The shoulder is a complex joint that can fail due to damage to many different components. Repair depends on the actual damage and on an assessment by a surgeon, however most shoulder surgeries are performed under general anaesthetic. Surgery can be arthroscopic or open, but again, this is a decision that should be reached between the surgeon and the patient. In open surgery, your doctor will make a small incision in the front of your shoulder. This allows your surgeon to see the acromion and rotator cuff directly. The goal of surgery is to create more space for the rotator cuff. To do this, your doctor will remove the inflamed portion of the bursa.
Our shoulder joint is a vulnerable joint due to its wide range of motion. In some people, frequent overhead movements or trauma damage the tissues inside the shoulder resulting in pain, discomfort, immobility and weakness of the shoulder joint. If other treatment methods are not successful, these shoulder problems often require surgery that can lessen shoulder pain and improve its function.
Most patients do not experience complications from shoulder surgery. As with any surgery, however, there are some risks. These are usually minor and treatable. Potential problems include infection, excessive bleeding, blood clots, and damage to blood vessels or nerves.
Your surgeon will discuss the possible complications with you before your operation.
Patients with shoulder pain or limited shoulder function may be candidates for shoulder surgery. Most people who suffer from a shoulder injury and who have not found the relief they need through non-operative treatments may benefit from a surgical procedure. Ask your physician if shoulder surgery is a good option for you.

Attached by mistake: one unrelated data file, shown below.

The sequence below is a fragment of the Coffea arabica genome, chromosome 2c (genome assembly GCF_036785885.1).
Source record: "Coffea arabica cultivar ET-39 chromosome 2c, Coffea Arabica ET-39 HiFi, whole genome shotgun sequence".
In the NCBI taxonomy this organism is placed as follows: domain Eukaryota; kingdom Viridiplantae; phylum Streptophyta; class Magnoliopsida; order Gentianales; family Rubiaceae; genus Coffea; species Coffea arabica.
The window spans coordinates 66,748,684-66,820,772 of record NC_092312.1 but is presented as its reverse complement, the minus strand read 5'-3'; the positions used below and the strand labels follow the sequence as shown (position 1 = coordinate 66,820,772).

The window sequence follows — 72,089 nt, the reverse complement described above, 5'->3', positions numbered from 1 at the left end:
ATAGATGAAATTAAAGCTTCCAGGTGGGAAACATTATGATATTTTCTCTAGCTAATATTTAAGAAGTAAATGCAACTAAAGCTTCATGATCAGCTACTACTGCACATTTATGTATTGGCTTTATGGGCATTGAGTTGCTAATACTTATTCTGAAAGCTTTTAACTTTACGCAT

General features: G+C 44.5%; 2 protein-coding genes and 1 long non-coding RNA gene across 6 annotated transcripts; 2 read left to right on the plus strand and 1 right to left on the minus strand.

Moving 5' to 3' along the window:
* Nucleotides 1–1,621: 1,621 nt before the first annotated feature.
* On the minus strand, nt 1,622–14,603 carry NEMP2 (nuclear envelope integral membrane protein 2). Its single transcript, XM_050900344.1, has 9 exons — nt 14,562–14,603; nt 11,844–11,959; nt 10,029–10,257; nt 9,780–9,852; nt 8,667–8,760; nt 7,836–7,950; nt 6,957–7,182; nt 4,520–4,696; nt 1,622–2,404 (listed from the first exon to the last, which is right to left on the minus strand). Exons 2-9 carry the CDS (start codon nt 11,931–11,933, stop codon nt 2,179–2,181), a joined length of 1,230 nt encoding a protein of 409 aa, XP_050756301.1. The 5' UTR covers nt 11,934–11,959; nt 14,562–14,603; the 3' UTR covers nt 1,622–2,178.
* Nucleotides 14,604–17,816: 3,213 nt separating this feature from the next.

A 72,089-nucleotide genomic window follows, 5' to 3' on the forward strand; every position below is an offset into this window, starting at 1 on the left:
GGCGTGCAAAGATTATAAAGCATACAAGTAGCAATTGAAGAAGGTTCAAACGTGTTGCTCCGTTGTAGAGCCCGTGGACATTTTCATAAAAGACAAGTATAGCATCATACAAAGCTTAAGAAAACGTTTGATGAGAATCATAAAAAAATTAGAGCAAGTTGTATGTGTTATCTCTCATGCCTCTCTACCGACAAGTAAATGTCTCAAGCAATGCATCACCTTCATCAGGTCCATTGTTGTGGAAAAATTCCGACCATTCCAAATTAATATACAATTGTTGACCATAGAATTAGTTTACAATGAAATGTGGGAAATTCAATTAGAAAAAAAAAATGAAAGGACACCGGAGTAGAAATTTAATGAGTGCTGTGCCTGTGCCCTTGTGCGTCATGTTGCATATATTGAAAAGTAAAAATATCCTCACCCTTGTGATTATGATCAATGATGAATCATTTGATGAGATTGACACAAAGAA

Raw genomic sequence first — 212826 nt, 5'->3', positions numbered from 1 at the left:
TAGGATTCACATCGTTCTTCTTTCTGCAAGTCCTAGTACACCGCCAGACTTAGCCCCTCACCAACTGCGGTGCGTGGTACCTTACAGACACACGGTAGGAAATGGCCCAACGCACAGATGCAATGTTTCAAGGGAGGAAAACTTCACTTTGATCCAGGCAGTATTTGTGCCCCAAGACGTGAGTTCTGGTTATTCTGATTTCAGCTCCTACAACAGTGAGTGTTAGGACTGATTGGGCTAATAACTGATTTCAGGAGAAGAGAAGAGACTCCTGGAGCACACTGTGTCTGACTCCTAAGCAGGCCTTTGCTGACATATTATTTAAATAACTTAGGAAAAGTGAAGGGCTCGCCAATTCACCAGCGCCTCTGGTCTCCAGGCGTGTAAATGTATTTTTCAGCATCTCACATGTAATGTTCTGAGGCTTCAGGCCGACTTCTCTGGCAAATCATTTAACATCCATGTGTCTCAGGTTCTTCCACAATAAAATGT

Ensure that you provide all the essential information to your doctor, including:
The day before the surgery, you are not allowed to eat or drink after midnight. Discuss with your surgeon what to do about medications taken in the morning. An hour before surgery, you will be assessed in the preoperative area by a nurse anesthetist or anesthesiologist.
After surgery, your arm may be placed in a sling for a short period of time. This allows for early healing. As soon as your comfort allows, your surgeon will recommend you to remove the sling to begin exercise and use of the arm. Rehabilitation also plays an important role in getting you back to your daily activities. An exercise program will help you regain shoulder strength and motion. Your surgeon will develop a rehabilitation plan based on the surgical procedures you required.
If you have had a more complicated surgical repair, your surgeon may recommend a physical therapist to supervise your exercise program.
It is important that you make a strong effort at rehabilitation in order for your surgery to succeed.
Because patients have varied health conditions, complete recovery time is different for everyone. You will need physiotherapy after the surgery and should return to your own therapist. An appointment has to be made to see your doctor or therapist 4-6 weeks post-operatively, depending on the surgeon’s preference.